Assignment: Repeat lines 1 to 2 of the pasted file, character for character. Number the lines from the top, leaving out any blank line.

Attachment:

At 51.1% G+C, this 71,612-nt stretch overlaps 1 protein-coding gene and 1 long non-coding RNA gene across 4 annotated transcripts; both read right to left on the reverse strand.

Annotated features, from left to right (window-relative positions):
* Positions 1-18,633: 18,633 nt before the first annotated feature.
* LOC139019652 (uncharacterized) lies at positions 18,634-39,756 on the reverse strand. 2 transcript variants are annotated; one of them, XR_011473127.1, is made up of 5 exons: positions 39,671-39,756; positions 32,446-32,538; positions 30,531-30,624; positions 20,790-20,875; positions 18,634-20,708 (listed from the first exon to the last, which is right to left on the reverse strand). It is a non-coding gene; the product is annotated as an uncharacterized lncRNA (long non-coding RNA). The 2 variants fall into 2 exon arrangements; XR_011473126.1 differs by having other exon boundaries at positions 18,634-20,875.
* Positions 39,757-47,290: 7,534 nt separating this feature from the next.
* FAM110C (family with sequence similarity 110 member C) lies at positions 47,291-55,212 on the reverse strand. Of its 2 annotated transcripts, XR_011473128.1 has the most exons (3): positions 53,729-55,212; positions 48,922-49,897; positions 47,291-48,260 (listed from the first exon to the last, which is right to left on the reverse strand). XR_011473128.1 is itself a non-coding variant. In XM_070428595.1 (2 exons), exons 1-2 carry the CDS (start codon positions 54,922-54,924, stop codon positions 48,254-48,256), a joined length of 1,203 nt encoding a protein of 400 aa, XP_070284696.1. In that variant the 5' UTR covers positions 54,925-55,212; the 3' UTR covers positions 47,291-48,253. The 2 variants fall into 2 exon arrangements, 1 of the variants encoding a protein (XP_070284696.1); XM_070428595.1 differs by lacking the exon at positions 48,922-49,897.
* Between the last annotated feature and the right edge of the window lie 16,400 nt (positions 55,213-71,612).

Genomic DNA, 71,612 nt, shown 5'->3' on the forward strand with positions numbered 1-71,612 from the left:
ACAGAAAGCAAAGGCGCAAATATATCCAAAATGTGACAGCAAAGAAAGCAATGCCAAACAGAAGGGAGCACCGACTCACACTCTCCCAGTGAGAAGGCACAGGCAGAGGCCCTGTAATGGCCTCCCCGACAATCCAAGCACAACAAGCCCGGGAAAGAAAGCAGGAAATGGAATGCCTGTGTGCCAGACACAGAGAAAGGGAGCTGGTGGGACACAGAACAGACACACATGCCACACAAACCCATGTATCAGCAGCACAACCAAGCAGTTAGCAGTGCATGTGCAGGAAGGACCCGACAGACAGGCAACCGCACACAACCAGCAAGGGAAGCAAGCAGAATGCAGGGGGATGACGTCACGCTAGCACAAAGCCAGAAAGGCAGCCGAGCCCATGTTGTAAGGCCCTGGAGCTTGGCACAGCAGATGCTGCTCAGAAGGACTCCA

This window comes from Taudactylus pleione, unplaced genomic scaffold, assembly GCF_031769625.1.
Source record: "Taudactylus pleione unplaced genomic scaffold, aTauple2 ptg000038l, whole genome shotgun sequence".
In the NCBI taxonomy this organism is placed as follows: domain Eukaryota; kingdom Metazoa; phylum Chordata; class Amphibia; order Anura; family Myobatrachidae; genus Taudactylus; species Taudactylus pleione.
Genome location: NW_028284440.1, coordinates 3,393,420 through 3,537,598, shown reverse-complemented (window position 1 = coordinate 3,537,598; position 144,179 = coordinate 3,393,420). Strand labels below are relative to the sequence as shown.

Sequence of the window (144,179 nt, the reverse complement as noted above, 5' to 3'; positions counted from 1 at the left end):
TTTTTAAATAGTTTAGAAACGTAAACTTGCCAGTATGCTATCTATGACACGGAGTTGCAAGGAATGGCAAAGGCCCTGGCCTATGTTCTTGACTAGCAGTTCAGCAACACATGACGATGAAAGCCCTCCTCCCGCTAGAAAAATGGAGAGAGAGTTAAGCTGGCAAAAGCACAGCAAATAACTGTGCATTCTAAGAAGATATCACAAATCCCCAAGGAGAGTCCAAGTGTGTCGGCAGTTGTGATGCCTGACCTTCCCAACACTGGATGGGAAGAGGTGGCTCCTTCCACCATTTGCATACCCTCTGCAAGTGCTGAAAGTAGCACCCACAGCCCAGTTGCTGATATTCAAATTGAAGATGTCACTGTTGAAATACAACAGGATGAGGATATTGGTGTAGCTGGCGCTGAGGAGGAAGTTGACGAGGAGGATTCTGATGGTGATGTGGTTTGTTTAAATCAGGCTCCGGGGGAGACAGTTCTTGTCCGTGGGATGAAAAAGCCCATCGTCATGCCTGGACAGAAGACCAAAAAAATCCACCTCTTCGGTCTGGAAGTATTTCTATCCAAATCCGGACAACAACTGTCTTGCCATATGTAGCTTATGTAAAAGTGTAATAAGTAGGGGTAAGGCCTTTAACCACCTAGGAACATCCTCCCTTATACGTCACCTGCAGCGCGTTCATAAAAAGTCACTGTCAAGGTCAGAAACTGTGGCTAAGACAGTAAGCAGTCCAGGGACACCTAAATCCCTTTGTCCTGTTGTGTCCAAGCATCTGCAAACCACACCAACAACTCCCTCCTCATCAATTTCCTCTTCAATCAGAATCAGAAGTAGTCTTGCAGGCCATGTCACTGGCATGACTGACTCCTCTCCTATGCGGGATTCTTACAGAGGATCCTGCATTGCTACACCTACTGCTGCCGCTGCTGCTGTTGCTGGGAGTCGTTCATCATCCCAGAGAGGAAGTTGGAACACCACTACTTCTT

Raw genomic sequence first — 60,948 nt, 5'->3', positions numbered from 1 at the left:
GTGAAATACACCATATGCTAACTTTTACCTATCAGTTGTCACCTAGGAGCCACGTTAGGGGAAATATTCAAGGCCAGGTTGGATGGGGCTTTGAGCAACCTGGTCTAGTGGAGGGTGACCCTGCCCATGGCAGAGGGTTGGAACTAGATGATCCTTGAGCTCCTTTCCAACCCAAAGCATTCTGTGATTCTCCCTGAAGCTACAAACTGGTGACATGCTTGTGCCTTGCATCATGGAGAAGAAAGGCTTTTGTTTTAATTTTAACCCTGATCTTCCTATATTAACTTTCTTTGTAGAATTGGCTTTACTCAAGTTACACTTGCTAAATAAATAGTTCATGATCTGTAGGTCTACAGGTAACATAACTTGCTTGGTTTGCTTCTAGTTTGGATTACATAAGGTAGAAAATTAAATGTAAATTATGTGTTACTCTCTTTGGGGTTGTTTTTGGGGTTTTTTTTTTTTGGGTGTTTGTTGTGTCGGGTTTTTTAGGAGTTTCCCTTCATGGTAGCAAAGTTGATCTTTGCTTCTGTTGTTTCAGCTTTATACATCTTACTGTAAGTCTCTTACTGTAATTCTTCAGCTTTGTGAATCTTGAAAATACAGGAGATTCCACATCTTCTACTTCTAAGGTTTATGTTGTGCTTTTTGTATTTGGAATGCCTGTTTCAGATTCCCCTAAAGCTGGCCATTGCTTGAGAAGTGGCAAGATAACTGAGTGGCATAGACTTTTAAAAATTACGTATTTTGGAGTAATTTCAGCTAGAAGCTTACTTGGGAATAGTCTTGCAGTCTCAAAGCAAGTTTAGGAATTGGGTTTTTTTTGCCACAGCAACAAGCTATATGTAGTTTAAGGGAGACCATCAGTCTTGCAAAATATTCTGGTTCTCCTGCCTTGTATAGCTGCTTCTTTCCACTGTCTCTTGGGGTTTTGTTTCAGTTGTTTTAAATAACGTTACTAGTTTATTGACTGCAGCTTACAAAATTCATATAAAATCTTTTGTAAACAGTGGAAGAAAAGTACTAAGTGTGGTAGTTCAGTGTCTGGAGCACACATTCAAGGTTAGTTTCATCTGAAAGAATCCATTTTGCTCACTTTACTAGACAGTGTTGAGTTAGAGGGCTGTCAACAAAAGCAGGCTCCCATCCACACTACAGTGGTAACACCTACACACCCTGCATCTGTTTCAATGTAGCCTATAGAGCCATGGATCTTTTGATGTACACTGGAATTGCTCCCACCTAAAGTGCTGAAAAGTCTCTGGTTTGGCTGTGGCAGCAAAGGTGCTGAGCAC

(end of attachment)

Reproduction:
At 51.1% G+C, this 71,612-nt stretch overlaps 1 protein-coding gene and 1 long non-coding RNA gene across 4 annotated transcripts; both read right to left on the reverse strand.

Annotated features, from left to right (window-relative positions):